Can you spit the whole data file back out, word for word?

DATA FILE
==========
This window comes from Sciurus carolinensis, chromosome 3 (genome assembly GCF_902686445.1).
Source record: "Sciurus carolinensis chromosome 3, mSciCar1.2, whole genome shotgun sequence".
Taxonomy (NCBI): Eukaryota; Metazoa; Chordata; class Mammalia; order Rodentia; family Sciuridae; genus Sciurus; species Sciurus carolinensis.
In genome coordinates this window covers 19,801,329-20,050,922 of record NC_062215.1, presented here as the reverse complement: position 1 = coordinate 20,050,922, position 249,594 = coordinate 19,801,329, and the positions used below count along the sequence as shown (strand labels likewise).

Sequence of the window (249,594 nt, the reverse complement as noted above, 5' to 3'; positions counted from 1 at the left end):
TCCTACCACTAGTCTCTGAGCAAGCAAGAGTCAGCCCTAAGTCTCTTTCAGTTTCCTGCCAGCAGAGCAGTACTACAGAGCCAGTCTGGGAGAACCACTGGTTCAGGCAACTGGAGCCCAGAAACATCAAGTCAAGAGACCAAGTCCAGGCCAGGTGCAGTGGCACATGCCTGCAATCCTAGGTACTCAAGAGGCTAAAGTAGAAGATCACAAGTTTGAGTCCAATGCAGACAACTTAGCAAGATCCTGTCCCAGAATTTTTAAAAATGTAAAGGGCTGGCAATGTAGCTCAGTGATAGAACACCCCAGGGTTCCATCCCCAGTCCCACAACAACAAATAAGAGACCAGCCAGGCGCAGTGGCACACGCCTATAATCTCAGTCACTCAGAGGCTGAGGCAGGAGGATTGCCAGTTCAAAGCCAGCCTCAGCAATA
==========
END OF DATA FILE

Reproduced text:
This window comes from Sciurus carolinensis, chromosome 3 (genome assembly GCF_902686445.1).
Source record: "Sciurus carolinensis chromosome 3, mSciCar1.2, whole genome shotgun sequence".
Taxonomy (NCBI): Eukaryota; Metazoa; Chordata; class Mammalia; order Rodentia; family Sciuridae; genus Sciurus; species Sciurus carolinensis.
In genome coordinates this window covers 19,801,329-20,050,922 of record NC_062215.1, presented here as the reverse complement: position 1 = coordinate 20,050,922, position 249,594 = coordinate 19,801,329, and the positions used below count along the sequence as shown (strand labels likewise).

Sequence of the window (249,594 nt, the reverse complement as noted above, 5' to 3'; positions counted from 1 at the left end):
TCCTACCACTAGTCTCTGAGCAAGCAAGAGTCAGCCCTAAGTCTCTTTCAGTTTCCTGCCAGCAGAGCAGTACTACAGAGCCAGTCTGGGAGAACCACTGGTTCAGGCAACTGGAGCCCAGAAACATCAAGTCAAGAGACCAAGTCCAGGCCAGGTGCAGTGGCACATGCCTGCAATCCTAGGTACTCAAGAGGCTAAAGTAGAAGATCACAAGTTTGAGTCCAATGCAGACAACTTAGCAAGATCCTGTCCCAGAATTTTTAAAAATGTAAAGGGCTGGCAATGTAGCTCAGTGATAGAACACCCCAGGGTTCCATCCCCAGTCCCACAACAACAAATAAGAGACCAGCCAGGCGCAGTGGCACACGCCTATAATCTCAGTCACTCAGAGGCTGAGGCAGGAGGATTGCCAGTTCAAAGCCAGCCTCAGCAATA